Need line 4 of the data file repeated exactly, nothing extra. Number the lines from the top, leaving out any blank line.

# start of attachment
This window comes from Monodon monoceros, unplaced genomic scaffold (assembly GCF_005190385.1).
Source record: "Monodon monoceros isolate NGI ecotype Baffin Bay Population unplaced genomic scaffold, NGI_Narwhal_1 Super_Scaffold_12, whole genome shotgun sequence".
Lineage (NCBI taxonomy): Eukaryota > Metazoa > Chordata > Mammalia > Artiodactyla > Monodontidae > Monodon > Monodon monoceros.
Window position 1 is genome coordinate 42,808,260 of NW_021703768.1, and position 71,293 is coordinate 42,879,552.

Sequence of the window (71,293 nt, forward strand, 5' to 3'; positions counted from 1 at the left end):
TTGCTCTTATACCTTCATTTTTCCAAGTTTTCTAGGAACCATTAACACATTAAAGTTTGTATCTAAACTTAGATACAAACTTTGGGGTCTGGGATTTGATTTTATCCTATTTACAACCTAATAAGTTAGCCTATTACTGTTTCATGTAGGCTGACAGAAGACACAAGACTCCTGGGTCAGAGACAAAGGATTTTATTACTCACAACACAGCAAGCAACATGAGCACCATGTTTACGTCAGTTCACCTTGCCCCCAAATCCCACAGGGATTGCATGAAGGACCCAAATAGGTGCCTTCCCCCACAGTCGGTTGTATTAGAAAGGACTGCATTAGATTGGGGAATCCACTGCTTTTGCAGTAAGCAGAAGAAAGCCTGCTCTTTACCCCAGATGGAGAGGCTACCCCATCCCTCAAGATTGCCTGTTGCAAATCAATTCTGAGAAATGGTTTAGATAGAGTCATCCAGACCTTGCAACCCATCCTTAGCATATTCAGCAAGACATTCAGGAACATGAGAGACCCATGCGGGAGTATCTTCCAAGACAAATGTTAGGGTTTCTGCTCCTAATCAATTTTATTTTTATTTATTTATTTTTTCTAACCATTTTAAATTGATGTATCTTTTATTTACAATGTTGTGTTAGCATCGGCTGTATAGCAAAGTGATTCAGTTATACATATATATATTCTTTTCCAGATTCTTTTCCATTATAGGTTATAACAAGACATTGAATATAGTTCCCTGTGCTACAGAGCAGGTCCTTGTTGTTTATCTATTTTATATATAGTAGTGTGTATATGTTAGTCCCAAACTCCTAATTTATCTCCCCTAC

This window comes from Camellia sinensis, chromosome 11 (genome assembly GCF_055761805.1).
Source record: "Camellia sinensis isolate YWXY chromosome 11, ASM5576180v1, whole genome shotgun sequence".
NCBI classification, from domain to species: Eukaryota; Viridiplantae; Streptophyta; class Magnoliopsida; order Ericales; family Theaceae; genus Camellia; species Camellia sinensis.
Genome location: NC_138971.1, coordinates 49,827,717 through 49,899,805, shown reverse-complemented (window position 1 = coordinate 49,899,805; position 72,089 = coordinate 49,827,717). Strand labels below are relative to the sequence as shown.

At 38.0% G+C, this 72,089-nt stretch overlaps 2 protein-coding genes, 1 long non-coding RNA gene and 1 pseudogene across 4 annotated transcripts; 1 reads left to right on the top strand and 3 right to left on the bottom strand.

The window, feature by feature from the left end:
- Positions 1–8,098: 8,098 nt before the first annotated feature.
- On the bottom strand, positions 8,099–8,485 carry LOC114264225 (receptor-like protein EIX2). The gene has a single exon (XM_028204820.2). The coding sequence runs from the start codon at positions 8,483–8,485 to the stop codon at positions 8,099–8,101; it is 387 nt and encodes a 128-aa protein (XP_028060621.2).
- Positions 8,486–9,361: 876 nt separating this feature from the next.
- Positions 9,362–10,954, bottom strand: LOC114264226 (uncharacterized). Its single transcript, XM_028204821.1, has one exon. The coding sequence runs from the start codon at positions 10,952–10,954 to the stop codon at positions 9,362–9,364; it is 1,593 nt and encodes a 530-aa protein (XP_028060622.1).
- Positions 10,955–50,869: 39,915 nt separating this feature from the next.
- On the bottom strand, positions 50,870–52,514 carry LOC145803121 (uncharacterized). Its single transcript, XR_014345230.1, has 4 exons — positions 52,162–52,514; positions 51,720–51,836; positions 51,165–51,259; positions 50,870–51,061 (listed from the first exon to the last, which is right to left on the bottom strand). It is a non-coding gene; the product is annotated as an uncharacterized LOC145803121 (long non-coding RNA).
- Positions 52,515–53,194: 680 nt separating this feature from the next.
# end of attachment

Window position 1 is genome coordinate 42,808,260 of NW_021703768.1, and position 71,293 is coordinate 42,879,552.